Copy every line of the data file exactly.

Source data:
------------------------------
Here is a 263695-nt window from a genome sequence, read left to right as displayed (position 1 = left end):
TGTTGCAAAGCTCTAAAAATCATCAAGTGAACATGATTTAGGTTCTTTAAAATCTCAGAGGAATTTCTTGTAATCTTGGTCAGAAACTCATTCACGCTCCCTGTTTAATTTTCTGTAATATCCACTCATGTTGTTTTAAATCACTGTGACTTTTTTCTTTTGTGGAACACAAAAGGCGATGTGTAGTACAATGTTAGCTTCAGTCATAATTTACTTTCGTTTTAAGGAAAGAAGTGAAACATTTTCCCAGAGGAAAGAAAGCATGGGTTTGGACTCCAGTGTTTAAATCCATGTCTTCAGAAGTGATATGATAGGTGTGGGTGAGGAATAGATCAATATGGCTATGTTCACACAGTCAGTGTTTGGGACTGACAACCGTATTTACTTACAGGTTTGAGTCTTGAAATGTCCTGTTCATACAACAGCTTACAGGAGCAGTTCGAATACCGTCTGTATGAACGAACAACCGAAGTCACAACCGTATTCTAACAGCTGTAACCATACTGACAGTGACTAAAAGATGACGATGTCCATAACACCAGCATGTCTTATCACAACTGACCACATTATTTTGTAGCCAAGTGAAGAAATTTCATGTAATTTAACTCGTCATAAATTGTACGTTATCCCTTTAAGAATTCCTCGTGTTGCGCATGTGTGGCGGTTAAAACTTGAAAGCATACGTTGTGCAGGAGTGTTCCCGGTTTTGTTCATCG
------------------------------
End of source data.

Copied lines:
Here is a 263695-nt window from a genome sequence, read left to right as displayed (position 1 = left end):
TGTTGCAAAGCTCTAAAAATCATCAAGTGAACATGATTTAGGTTCTTTAAAATCTCAGAGGAATTTCTTGTAATCTTGGTCAGAAACTCATTCACGCTCCCTGTTTAATTTTCTGTAATATCCACTCATGTTGTTTTAAATCACTGTGACTTTTTTCTTTTGTGGAACACAAAAGGCGATGTGTAGTACAATGTTAGCTTCAGTCATAATTTACTTTCGTTTTAAGGAAAGAAGTGAAACATTTTCCCAGAGGAAAGAAAGCATGGGTTTGGACTCCAGTGTTTAAATCCATGTCTTCAGAAGTGATATGATAGGTGTGGGTGAGGAATAGATCAATATGGCTATGTTCACACAGTCAGTGTTTGGGACTGACAACCGTATTTACTTACAGGTTTGAGTCTTGAAATGTCCTGTTCATACAACAGCTTACAGGAGCAGTTCGAATACCGTCTGTATGAACGAACAACCGAAGTCACAACCGTATTCTAACAGCTGTAACCATACTGACAGTGACTAAAAGATGACGATGTCCATAACACCAGCATGTCTTATCACAACTGACCACATTATTTTGTAGCCAAGTGAAGAAATTTCATGTAATTTAACTCGTCATAAATTGTACGTTATCCCTTTAAGAATTCCTCGTGTTGCGCATGTGTGGCGGTTAAAACTTGAAAGCATACGTTGTGCAGGAGTGTTCCCGGTTTTGTTCATCG